Women were set to clothmaking, apprentices to the nailhouse and the vagabonds to the millhouses and bakery. The list of tasks or jobs was extensive, including manufacture of gloves, combs, lace, house apparel, woollen yarn, hose, pins, shoes, wool cards, nails, points (needles), knives, baize, brushes, tennis  balls, felt, the spinning of yarn or candlewick, working in the mills, as well as the unloading and carrying of sand from the large flat-bottomed barges, or lighters as they were called, which were used to convey goods from a cargo ship. Sand was used extensively for the building, tile and glass trade as well as for such things as abrasives and for soaking up mess in places such as ale-houses and sewage-drenched roads. It was also expected that tradesmen should send work to Bridewell so that production there would not suffer. Revenue from this trade would be used to provide food, bedding, tools and stock.


Beadles were important in the control of the streets and public buildings. The title, Beadle, derives from the Latin bedellus, which came into Old English as bydel, changing in Middle English to bedel before arriving at its modern form. The beadles were minor parish officials, previously employed in a church, and acted variously as parish constables or warrant officers. They patrolled their wards with their staffs to hand, in pairs, to apprehend vagrants and idle people. It was down to the Governors or Almoners, an official in a British hospital who looks after the social and material needs of the patient, to visit taverns, alehouses, dicing houses, bowling alleys, tennis plays6 or other suspected places of likely evil activity.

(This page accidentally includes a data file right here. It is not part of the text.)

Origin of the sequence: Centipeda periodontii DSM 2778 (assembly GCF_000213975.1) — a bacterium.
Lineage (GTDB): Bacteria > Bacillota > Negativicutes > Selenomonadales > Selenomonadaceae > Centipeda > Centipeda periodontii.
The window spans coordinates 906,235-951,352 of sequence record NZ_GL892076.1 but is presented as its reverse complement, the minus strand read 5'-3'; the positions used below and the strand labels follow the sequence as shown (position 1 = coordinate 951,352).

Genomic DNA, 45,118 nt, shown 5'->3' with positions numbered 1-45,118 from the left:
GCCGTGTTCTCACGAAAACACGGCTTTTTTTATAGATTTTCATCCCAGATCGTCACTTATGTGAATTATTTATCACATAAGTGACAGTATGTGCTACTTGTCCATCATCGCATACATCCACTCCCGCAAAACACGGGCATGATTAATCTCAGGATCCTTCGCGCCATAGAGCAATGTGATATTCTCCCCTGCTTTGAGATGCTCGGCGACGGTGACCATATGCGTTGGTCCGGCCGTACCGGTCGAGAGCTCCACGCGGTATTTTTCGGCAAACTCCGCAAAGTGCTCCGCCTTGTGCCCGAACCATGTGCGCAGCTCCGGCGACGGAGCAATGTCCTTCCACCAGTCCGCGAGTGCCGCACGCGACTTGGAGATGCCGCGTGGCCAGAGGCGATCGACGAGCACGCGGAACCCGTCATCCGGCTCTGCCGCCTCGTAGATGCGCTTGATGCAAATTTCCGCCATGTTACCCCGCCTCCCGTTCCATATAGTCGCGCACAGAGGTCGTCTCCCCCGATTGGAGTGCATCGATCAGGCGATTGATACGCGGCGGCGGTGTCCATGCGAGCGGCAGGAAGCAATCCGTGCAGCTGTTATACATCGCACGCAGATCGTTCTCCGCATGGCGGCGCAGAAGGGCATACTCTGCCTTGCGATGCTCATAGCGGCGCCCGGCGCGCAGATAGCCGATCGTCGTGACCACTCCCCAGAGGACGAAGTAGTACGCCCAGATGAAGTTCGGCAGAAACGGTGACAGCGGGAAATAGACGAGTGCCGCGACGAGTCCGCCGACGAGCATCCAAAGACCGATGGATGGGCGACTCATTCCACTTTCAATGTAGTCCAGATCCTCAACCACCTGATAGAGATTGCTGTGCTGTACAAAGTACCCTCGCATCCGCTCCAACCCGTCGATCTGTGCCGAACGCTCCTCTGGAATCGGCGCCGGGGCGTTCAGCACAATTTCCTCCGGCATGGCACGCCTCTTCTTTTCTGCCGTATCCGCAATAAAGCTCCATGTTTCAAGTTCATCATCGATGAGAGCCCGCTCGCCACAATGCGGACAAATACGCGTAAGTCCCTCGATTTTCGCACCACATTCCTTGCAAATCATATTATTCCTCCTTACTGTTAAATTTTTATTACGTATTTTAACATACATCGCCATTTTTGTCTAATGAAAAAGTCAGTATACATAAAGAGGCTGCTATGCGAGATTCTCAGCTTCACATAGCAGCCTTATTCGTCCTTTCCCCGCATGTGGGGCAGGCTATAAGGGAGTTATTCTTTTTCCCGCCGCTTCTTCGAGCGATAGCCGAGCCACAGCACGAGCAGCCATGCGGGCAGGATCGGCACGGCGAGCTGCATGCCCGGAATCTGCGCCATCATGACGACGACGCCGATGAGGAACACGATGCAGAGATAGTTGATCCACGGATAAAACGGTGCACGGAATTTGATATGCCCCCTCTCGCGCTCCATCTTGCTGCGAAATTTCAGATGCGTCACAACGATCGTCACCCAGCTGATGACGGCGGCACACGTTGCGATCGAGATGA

Punishments were often meted out to inmates upon their arrival, with some adults receiving twelve lashes, and children six. This applied particularly to the vagrants and prostitutes, but not solely so. Floggings were also the preferred method of punishment, although the removal of food, the use of manacles and incarceration in cells were also common. These floggings became so popular with onlookers, especially when female inmates were being punished, that a special viewing gallery had to be built for the visitors.

The Beginnings of the Educational Establishment

As well as being a 'house of correction', Bridewell was right from the start considered a house of education. Citizens, artificers (these were inventors, craftsmen, or others skilled in their trade), farmers and gentlemen were solicited to provide openings for servants and children for the kitchen or service. They would be provided with convenient clothing and be bound for a set number of years of service as well as a thorough instruction in reading, writing, grammar and music. This apprenticeship was there in the Bridewell from as early as 1557, the year after the prison opened. In the Nomenclature, 1585 is mention of ‘a workhouse where servants be tied to their work at Bridewell: A house of correction; a prison...’.